Most of us know the incredible pain that comes from a broken heart. I still remember the first time my heart was broken and I honestly thought I would never get over it. To be honest, I am cringing at my naivety in that regard, but I still know that chest-crushing, soul-destroying feeling.
Heartbreak doesn't just come from a high-school boyfriend. I can come from the loss of a beloved grandparent or pet, or losing a job that you desperately wanted.
Don't we all know that ache in the middle of your chest? Walking around in a fog like the world will never get better? We all feel like we may die from our broken heart but we all plod along, knowing (or at least hoping) that everything gets better.
And then we watched as the cruel world robbed us of Carrie Fisher and her mother, Debbie Reynolds just a day later. The world is saying that Reynolds clearly died of a broken heart after her daughter died. Stories such as this one where a married couple died in the same hospital room on the same day are bittersweet. Even The Notebook ended with Allie and Noah tottering off together.
But while we all feel like we're dying when our hearts are 'broken', we by and large make it through the heartbreak and live to fight another day and another heartbreak.
But can you actually die of a broken heart? When your soul is so damaged, does your heart just say "stuff this, I'm outta here"?
Well actually, yes.
You can die of a broken heart. It's about as rare as hen's teeth, but there is a particular disease that affects the "broken hearted". Takotsubo Cardiomyopathy is a really rare disease that we also call stress-induced cardiomyopathy. Cardiomyopathy is a disease when the heart muscle is not well and doesn't pump properly.
Tako-tsubo was first used by the Japanese because the stunned and sick heart looks like Japanese octopus traps. The sudden shock of a major event causes your body to pump out huge amounts of stress hormones, disrupting blood supply to the heart muscle and stopping it from pumping so well. It often goes away by itself, but some people can get really sick from it and permanently damage the heart.
Now, that's not to say that the people in these bittersweet stories all have this rare disease. Keep in mind that these stories are often about very elderly people, so the chances that they actually die very close to one another is higher than we probably think. However, having something or someone to hold on to is well known to help people who are unwell survive for a little bit longer.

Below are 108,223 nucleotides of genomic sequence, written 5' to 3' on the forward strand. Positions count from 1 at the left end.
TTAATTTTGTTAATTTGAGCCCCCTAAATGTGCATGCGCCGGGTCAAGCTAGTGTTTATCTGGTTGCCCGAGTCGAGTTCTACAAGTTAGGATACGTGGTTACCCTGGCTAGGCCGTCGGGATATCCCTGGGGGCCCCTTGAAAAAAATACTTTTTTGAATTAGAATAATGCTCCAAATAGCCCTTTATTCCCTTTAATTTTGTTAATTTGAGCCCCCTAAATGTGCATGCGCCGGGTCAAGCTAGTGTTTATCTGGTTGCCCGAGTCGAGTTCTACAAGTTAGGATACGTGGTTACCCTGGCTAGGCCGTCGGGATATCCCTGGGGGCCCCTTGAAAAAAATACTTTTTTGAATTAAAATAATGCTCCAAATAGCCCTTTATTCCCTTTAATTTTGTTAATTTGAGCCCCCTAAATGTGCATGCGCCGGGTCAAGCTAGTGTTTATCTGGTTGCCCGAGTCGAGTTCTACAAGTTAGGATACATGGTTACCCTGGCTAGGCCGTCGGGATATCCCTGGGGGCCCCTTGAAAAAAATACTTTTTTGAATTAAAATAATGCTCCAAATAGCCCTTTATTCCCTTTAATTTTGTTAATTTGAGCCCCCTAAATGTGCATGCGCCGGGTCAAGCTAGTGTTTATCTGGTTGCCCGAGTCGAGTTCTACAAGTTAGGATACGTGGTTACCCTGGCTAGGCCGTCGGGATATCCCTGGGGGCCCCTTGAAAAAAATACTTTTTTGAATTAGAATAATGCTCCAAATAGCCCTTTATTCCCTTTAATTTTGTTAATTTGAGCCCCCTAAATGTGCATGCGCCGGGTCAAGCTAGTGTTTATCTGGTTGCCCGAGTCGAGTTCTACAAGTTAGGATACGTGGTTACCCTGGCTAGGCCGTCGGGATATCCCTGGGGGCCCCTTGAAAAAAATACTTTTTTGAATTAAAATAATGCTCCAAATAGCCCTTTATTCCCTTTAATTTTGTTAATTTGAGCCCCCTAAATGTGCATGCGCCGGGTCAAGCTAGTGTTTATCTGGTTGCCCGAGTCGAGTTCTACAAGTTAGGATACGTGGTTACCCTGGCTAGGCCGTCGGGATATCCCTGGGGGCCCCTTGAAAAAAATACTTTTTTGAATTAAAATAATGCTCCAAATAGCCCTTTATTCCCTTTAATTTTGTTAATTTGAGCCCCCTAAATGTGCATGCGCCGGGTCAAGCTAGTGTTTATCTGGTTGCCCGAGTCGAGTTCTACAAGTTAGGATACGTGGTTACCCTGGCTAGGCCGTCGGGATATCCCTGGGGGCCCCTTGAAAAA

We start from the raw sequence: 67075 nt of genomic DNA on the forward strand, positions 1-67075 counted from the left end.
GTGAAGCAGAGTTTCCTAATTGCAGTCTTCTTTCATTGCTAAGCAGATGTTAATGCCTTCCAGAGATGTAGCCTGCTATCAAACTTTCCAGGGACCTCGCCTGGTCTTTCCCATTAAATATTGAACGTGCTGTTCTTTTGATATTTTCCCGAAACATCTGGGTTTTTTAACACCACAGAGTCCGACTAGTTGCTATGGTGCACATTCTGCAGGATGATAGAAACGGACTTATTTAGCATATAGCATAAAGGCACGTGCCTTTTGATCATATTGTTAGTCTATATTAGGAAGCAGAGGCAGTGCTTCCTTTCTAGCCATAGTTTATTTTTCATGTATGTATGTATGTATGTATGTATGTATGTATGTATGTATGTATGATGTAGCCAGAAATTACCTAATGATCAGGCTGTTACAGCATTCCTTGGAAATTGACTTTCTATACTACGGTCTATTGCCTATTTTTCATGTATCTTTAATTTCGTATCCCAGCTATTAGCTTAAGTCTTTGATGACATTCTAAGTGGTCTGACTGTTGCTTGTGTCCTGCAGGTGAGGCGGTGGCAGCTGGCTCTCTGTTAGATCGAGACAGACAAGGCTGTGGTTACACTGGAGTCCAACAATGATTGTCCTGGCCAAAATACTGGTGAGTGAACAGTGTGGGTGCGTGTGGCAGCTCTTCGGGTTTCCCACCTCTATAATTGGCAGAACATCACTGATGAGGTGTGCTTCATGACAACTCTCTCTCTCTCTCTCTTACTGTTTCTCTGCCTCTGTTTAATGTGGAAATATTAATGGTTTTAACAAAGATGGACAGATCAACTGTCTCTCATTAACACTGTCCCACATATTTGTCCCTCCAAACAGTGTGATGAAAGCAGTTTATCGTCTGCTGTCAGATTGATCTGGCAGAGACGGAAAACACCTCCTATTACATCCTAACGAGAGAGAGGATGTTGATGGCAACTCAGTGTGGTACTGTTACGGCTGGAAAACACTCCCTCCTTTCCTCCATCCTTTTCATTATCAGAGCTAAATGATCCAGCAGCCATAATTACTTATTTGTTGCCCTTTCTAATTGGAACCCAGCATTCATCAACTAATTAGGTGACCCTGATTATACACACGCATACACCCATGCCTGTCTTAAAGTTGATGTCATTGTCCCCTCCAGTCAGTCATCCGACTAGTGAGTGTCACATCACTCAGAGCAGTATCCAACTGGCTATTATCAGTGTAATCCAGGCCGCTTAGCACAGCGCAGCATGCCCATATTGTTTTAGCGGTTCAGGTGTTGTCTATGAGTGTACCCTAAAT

In fact, in elderly couples, when one partner dies, the other one is at least 30 percent more likely to die from any cause within the next six months. Some studies have said that number is as high as 90 percent. The hormones that fly about when we are stressed such as cortisol and adrenaline place an extra workload on already frail and fragile bodies and sometimes, the physical body follows the mind.
As interesting as all of this is, it's unlikely that any of us are about to drop dead from heartbreak.
So heartbreak, while a severe disruption to our emotional health, has effects on our bodies. Just like any kind of stress or difficult time, strong emotions create responses that have existed in our bodies for millennia. Fear, loss, anger or any other difficult emotion gets the stress hormones flying so that we can run away from whatever is chasing us. Meant for lions and bears and mammoths in the olden days, we now use that system for anything that upsets us, including scary movies and yes, heartbreak.
As interesting as all of this is, it's unlikely that any of us are about to drop dead from heartbreak. That being said, we should absolutely look after ourselves when we're dealt a blow in life from any cause. Simple things such as staying connected to family and friends, being active and doing things that you enjoy can help ride out that horrible feeling that comes when life deals us a big blow.
Or, if all else fails, perhaps we can dream of marrying Ryan Gosling and having a Notebook-style fantasy.Suggest a correction